Despite the industry talking about the trend for nearly a decade, we’re still not at a point where the majority of retailers and stadiums have embraced cashless payment systems. We are not even halfway there yet. Moving to cashless-ness in stadiums will need more than a technological change — we will also need a culture change, in which stadiums feel confident in offering cashless solutions and fans stop thinking of sports game as a “traditional” activity inherited from the past.
In today’s on-demand economy, the blossoming of tech solutions is only heralding a new era to come. Be it Uber, DoorDash or Instacart…examples of how people are not content with waiting abound. Granted, there are growing pains with the beginning of any technological revolution (think back to how people feared that human body wasn’t made to travel at incredible speeds of 30 miles per hour when train was invented, or how rumors spread that we’d all go blind with the prevalence of televisions), and there are sure to be complaints about a cashless experience leaving behind people who don’t have bank accounts or credit cards. However, it’s been proven time and again that such hesitations are by no means the reason for stopping a change that’s bound to happen.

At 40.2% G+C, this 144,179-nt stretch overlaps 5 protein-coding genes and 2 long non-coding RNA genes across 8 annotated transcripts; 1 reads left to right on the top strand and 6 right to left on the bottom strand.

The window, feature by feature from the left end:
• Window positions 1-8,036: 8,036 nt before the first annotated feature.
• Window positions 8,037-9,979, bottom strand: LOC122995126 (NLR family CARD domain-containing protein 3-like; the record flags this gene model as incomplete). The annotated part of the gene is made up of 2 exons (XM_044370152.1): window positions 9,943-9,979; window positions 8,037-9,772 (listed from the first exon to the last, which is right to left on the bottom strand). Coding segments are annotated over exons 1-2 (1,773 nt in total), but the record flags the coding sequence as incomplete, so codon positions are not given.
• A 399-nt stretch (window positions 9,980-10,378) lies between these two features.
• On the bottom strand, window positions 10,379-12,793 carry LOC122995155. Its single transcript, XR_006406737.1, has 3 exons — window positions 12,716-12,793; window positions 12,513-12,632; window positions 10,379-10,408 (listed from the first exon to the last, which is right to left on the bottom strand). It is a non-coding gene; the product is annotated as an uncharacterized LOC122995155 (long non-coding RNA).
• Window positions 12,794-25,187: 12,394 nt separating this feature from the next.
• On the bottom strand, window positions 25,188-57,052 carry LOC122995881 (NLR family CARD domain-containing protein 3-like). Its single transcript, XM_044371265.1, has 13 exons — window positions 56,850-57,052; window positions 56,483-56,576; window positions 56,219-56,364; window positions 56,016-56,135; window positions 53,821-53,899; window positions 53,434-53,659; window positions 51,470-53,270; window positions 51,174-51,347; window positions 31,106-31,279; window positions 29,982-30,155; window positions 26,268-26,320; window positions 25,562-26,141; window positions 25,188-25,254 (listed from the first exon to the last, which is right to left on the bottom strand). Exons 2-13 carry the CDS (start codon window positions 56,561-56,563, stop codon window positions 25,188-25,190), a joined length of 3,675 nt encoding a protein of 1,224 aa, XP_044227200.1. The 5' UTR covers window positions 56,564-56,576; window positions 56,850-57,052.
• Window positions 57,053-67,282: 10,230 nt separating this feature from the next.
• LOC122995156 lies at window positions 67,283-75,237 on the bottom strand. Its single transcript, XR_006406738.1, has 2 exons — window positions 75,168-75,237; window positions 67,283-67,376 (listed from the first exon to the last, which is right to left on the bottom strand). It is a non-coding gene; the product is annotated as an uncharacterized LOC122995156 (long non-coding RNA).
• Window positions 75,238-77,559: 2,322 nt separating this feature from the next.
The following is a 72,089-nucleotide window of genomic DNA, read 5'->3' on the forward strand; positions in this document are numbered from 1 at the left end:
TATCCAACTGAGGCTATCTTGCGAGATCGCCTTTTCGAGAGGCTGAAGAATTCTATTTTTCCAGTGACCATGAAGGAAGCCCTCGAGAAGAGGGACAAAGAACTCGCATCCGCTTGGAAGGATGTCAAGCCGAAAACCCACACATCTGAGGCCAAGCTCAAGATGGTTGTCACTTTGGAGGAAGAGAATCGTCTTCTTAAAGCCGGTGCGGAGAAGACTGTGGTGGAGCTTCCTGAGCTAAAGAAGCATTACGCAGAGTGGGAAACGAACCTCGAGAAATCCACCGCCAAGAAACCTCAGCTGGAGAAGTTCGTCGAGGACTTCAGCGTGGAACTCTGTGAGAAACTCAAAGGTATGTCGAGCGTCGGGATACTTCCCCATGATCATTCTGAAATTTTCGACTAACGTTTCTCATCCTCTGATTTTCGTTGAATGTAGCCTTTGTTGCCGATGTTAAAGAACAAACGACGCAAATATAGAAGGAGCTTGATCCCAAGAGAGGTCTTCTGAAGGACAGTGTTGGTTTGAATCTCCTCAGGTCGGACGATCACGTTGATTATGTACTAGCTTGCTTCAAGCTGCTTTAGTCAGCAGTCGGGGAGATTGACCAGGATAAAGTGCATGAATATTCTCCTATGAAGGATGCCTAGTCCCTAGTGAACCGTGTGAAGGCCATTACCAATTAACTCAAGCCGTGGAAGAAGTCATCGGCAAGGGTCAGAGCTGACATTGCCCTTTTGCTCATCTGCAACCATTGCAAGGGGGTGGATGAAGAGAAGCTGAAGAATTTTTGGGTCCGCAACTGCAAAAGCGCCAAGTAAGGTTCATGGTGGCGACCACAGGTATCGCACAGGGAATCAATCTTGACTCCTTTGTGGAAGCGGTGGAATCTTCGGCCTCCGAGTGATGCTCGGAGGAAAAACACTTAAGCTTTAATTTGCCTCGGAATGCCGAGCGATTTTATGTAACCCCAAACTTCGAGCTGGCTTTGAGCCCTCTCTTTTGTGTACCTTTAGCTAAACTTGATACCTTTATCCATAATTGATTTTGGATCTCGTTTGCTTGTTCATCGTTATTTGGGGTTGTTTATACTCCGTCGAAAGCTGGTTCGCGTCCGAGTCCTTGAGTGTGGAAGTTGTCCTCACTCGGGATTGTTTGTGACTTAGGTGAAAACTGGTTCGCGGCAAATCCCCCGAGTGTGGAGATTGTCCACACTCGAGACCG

And we believe going cashless is the next frontier to shake up the fan experience in sports and live entertainment industry. In 2020, you’ll see.